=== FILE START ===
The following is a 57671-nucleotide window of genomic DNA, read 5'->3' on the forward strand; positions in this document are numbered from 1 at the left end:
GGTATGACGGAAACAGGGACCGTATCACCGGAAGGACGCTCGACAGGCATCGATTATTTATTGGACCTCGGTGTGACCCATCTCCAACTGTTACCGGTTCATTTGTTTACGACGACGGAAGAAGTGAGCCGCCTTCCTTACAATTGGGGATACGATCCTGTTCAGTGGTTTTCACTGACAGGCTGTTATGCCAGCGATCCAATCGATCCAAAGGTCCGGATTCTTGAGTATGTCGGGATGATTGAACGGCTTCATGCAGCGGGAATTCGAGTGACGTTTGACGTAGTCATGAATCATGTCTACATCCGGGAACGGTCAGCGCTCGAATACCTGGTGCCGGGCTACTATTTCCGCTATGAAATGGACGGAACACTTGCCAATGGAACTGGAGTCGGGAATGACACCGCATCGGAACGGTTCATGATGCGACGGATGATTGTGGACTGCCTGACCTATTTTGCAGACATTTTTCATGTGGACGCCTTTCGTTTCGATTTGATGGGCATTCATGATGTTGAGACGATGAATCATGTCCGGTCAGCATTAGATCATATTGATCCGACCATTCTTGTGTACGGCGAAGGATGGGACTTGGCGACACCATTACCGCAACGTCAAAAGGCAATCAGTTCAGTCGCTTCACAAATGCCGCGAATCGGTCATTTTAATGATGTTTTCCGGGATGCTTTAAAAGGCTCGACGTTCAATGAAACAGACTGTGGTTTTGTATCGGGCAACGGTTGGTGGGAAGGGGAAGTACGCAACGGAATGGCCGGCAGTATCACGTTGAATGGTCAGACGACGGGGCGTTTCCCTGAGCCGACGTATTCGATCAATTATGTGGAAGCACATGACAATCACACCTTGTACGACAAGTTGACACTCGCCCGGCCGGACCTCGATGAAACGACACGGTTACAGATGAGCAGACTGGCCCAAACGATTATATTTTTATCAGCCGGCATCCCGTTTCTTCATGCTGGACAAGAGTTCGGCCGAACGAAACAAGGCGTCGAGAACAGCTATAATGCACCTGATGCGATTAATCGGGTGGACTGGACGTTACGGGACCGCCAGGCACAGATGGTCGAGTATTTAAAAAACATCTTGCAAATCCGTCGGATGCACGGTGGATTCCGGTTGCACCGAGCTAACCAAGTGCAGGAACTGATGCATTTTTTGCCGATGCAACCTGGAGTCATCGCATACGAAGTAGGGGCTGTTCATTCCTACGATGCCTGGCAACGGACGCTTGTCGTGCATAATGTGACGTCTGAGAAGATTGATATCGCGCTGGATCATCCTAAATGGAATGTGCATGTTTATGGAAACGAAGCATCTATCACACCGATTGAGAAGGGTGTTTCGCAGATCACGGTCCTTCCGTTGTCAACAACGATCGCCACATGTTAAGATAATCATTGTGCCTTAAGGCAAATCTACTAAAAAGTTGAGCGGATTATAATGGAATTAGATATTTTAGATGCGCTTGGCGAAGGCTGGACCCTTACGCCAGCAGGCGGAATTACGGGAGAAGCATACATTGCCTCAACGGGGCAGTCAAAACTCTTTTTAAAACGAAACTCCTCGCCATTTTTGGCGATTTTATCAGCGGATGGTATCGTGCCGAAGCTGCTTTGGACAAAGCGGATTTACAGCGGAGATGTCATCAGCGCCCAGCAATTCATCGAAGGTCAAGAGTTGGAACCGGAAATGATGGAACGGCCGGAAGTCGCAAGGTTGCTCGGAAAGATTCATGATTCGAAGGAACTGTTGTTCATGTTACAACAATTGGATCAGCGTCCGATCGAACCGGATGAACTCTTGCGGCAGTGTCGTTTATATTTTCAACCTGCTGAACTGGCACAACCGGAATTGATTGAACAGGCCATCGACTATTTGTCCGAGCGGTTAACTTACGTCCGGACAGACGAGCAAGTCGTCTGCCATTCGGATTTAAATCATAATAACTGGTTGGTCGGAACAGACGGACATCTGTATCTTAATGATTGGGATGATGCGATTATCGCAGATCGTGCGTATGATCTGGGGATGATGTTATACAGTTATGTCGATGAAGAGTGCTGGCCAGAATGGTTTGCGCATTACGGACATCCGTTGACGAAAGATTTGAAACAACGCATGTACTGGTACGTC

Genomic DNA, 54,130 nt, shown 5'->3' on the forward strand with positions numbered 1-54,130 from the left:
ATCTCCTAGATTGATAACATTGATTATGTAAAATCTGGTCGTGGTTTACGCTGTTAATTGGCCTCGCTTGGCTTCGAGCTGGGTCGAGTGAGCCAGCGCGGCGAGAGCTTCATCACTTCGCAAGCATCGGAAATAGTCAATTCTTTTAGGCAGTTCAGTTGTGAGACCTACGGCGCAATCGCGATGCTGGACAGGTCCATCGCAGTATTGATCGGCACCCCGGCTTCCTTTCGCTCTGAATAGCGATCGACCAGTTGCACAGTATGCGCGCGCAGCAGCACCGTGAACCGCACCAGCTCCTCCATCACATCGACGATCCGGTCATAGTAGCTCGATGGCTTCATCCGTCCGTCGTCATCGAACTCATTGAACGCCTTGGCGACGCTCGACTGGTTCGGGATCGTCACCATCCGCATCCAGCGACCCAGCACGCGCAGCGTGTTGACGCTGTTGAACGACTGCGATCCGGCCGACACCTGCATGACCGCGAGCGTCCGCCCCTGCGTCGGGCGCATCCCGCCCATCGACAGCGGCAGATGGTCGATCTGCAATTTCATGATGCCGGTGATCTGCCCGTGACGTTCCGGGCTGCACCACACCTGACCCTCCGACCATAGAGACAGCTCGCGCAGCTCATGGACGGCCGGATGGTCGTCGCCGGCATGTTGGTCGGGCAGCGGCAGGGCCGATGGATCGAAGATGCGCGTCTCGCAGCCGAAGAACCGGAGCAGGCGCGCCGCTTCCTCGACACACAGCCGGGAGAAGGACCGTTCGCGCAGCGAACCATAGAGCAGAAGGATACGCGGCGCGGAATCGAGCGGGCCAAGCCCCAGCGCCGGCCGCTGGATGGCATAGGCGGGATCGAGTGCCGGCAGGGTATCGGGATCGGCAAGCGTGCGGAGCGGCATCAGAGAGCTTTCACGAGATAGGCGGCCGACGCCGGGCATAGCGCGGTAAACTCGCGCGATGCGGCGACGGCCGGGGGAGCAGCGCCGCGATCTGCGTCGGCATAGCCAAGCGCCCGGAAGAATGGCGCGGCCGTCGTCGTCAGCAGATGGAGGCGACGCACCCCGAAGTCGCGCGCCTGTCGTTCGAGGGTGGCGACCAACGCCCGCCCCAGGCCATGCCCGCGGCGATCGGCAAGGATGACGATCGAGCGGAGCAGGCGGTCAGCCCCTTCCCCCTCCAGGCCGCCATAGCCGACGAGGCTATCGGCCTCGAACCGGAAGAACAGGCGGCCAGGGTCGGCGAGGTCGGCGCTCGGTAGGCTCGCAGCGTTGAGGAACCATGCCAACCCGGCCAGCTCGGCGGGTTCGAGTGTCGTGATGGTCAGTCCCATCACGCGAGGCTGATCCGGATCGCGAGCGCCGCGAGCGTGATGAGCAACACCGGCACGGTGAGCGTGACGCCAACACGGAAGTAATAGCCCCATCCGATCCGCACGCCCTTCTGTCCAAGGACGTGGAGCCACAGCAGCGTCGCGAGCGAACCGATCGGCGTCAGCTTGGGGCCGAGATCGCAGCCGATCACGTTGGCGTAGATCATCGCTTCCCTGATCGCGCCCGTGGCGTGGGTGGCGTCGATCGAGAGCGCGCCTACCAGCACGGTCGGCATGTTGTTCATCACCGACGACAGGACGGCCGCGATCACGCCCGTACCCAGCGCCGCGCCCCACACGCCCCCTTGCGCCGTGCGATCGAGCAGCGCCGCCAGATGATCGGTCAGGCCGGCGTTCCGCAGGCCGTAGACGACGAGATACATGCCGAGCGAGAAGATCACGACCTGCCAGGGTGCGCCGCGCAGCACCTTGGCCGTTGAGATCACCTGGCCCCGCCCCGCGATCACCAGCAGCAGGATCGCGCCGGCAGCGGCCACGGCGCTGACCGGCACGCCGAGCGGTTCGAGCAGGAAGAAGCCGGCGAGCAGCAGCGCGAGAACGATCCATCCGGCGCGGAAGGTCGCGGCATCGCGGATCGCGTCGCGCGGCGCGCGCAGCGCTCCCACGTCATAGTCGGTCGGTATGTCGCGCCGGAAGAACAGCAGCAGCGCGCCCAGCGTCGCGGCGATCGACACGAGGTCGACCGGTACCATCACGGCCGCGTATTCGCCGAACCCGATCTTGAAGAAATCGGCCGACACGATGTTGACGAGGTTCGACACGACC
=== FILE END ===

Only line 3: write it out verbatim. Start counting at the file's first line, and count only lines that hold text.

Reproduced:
Genomic DNA, 54,130 nt, shown 5'->3' on the forward strand with positions numbered 1-54,130 from the left: